March 2023 United States bank failures

During March 2023, two large banks in the United States with significant exposure to the technology sector or to cryptocurrency failed, while another entered liquidation under financial distress.[1][2]

US Treasury interest rates compared to Federal Funds Rate. The Federal Funds Rate pushes up shorter term treasuries to cause an Inverted yield curve when the Federal Reserve wants to tame demand and inflation.
  Federal Funds Rate
First Republic Bank Stock Price

By March 16, large interbank flows of funds were occurring to shore up bank balance sheets and numerous analysts were reporting on a more general U.S. banking crisis. Many banks had invested their reserves in U.S. Treasury securities, which had been paying low interest rates. As the Federal Reserve began raising rates in 2022, bond prices declined decreasing the market value of bank capital reserves, leading some banks to sell the bonds at steep losses as yields on new bonds were much higher.[3] Eleven of the largest U.S. banks provided up to $30 billion to support the teetering San Francisco-based First Republic regional bank,[4] and the Federal Reserve's discount window liquidity facility had experienced approximately $150 billion in borrowing from various banks by March 16.[5]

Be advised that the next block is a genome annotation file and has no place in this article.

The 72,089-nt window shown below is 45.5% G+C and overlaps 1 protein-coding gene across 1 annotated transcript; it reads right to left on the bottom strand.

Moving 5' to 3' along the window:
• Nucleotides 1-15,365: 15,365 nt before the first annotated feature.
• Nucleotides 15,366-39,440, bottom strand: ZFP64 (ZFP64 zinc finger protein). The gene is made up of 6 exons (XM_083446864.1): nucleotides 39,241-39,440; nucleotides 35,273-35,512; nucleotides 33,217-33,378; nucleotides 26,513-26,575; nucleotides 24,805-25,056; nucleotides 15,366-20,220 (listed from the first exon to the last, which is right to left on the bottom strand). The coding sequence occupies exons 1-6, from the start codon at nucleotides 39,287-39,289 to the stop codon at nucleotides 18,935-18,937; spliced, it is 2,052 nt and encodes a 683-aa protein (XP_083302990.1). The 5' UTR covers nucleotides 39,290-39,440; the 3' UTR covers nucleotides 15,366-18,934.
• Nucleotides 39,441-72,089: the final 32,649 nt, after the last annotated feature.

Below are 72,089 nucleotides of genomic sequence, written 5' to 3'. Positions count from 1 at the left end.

The first bank to fail, cryptocurrency-focused Silvergate Bank, announced it would wind down on March 8 due to losses suffered in its loan portfolio.[1][6] Two days later, upon announcement of an attempt to raise capital, a bank run occurred at Silicon Valley Bank, causing it to collapse and be seized by regulators that day.[1] Signature Bank, a bank that frequently did business with cryptocurrency firms, was closed by regulators two days later on March 12, with regulators citing systemic risks.[1][7][8] The collapses of Silicon Valley Bank and Signature Bank were the second- and third-largest bank failures in the history of the United States, smaller only than the 2008 collapse of Washington Mutual during the global financial crisis.[9]

In response to banking failures, the Federal Reserve Board of Governors, Federal Deposit Insurance Corporation, and the United States Department of the Treasury announced in a joint communiqué that extraordinary measures would be taken to ensure that all deposits at Silicon Valley Bank and Signature Bank would be honored,[2] with the Federal Reserve separately announcing the creation of the Bank Term Funding Program (BTFP), a program that would offer loans of up to one year in length to banks, savings associations, credit unions, and other eligible depository institutions pledging U.S. Treasuries, agency debt and mortgage-backed securities, and other qualifying assets as collateral.[10][11]

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